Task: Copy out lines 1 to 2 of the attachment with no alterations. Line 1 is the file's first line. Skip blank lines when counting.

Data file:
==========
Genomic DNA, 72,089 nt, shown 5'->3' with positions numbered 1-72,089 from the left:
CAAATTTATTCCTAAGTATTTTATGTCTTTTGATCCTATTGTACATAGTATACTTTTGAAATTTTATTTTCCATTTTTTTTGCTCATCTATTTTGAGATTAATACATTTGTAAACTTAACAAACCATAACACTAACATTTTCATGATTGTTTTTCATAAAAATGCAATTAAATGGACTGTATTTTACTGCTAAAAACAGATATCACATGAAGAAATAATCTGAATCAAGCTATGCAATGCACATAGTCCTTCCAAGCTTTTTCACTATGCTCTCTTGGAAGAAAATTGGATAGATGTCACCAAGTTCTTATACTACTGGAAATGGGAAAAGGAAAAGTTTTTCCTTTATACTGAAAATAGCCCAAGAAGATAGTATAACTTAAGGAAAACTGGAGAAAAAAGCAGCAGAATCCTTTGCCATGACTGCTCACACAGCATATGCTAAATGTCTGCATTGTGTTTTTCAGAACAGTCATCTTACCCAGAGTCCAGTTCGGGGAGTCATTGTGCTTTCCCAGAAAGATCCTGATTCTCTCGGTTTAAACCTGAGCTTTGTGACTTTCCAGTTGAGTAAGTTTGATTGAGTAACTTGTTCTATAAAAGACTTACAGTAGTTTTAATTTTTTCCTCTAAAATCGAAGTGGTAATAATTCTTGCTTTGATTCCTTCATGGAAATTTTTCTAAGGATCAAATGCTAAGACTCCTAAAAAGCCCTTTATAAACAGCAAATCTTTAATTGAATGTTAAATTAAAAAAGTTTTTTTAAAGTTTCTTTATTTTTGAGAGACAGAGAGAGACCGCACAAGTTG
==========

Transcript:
Genomic DNA, 72,089 nt, shown 5'->3' with positions numbered 1-72,089 from the left:
CAAATTTATTCCTAAGTATTTTATGTCTTTTGATCCTATTGTACATAGTATACTTTTGAAATTTTATTTTCCATTTTTTTTGCTCATCTATTTTGAGATTAATACATTTGTAAACTTAACAAACCATAACACTAACATTTTCATGATTGTTTTTCATAAAAATGCAATTAAATGGACTGTATTTTACTGCTAAAAACAGATATCACATGAAGAAATAATCTGAATCAAGCTATGCAATGCACATAGTCCTTCCAAGCTTTTTCACTATGCTCTCTTGGAAGAAAATTGGATAGATGTCACCAAGTTCTTATACTACTGGAAATGGGAAAAGGAAAAGTTTTTCCTTTATACTGAAAATAGCCCAAGAAGATAGTATAACTTAAGGAAAACTGGAGAAAAAAGCAGCAGAATCCTTTGCCATGACTGCTCACACAGCATATGCTAAATGTCTGCATTGTGTTTTTCAGAACAGTCATCTTACCCAGAGTCCAGTTCGGGGAGTCATTGTGCTTTCCCAGAAAGATCCTGATTCTCTCGGTTTAAACCTGAGCTTTGTGACTTTCCAGTTGAGTAAGTTTGATTGAGTAACTTGTTCTATAAAAGACTTACAGTAGTTTTAATTTTTTCCTCTAAAATCGAAGTGGTAATAATTCTTGCTTTGATTCCTTCATGGAAATTTTTCTAAGGATCAAATGCTAAGACTCCTAAAAAGCCCTTTATAAACAGCAAATCTTTAATTGAATGTTAAATTAAAAAAGTTTTTTTAAAGTTTCTTTATTTTTGAGAGACAGAGAGAGACCGCACAAGTTG